Apparently Wolfgang Schauble, Germany’s Interior Minister was keen to have everyone’s biometric data collected for all kinds of privacy destroying reasons. One wonders if he is still so enamored of biometrics after have his fingerprint lifted and printed in a magazine in a fashion that makes it fairly easy to impersonate him on today’s fingerprint readers (hat tip to Vikram Kumar). I suspect the hacktavists are already planning to acquire and publish the fingerprints of even more government officials.
Bruce Schneier has a great quote in the article:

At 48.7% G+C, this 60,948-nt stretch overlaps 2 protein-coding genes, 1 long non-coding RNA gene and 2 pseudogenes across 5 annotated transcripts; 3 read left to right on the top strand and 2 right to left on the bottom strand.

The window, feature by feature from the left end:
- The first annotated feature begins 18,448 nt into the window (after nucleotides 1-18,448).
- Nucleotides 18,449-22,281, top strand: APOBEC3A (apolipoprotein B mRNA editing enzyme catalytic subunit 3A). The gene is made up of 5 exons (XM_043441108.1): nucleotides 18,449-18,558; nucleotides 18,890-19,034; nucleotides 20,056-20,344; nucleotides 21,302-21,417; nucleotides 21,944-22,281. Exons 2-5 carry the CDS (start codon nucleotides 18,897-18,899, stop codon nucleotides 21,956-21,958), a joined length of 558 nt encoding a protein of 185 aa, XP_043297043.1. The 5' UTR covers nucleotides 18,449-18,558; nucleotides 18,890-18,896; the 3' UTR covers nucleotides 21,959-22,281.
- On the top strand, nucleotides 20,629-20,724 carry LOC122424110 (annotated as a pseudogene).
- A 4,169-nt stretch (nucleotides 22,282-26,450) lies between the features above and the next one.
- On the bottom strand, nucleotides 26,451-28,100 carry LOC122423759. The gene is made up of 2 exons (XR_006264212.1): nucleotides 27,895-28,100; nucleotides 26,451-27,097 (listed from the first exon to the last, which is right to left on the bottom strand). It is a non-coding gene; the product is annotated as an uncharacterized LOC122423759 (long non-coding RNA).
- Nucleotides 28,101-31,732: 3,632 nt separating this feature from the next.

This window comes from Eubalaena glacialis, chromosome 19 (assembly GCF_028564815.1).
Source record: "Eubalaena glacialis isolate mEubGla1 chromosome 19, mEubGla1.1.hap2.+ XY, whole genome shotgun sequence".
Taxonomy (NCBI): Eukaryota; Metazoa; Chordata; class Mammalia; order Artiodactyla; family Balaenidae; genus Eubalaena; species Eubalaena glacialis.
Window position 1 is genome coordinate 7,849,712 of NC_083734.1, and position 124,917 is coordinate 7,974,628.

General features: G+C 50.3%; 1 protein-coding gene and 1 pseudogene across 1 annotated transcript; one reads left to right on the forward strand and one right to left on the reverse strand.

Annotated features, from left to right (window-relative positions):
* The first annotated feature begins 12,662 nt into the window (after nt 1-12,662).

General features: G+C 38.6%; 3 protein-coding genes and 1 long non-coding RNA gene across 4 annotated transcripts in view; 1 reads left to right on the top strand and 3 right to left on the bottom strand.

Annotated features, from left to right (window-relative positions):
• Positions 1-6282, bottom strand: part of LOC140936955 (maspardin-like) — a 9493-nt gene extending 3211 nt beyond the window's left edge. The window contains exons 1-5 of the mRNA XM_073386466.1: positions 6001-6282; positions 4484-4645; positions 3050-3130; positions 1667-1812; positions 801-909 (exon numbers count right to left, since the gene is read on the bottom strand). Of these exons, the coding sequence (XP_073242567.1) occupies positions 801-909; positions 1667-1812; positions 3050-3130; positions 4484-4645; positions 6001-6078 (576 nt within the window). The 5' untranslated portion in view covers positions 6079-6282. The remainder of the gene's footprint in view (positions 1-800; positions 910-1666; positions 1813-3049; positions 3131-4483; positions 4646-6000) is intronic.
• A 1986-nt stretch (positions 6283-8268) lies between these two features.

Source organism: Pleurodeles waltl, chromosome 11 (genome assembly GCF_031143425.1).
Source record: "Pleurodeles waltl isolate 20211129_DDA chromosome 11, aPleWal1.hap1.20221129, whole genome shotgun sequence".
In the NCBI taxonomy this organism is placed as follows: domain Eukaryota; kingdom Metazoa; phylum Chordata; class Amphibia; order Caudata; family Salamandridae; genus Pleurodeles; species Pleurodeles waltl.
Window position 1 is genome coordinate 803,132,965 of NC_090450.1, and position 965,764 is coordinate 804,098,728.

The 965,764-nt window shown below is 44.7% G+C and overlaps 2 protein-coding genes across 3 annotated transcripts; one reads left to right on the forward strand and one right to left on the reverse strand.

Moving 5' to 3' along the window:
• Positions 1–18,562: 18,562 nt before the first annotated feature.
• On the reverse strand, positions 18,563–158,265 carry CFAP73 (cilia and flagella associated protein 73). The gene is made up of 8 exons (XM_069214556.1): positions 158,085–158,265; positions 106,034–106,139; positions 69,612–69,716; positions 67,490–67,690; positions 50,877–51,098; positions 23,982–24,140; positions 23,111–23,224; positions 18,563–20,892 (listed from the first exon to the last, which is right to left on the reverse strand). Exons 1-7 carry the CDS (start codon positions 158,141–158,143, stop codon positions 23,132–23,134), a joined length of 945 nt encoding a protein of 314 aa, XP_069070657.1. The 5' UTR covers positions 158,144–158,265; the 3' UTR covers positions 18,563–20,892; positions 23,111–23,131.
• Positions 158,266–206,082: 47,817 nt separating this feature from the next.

“The thing I like a lot is the political activism of the hack,” said Bruce Schneier, who is chief security technology officer for BT and an expert on online authentication. Fingerprint readers were long ago shown to be faulty, largely because designers opt to make the devices err on the side of false positives rather than on the side of false negatives.
Few readers, he said, have ways to verify the input path to prevent spoofing, and yet politicians frequently see them as a panacea for all kinds of complicated security problems.
“This minister guy, what is he going to do now?” Schneier asked. “His fingerprint is going to be known for all time.”
This does bring up an interesting legal question. What is fair use of biometric data left in a public place? If it’s legal to photograph an individual in a public place, is it legal to lift their fingerprints as well? Is it legal to publish them?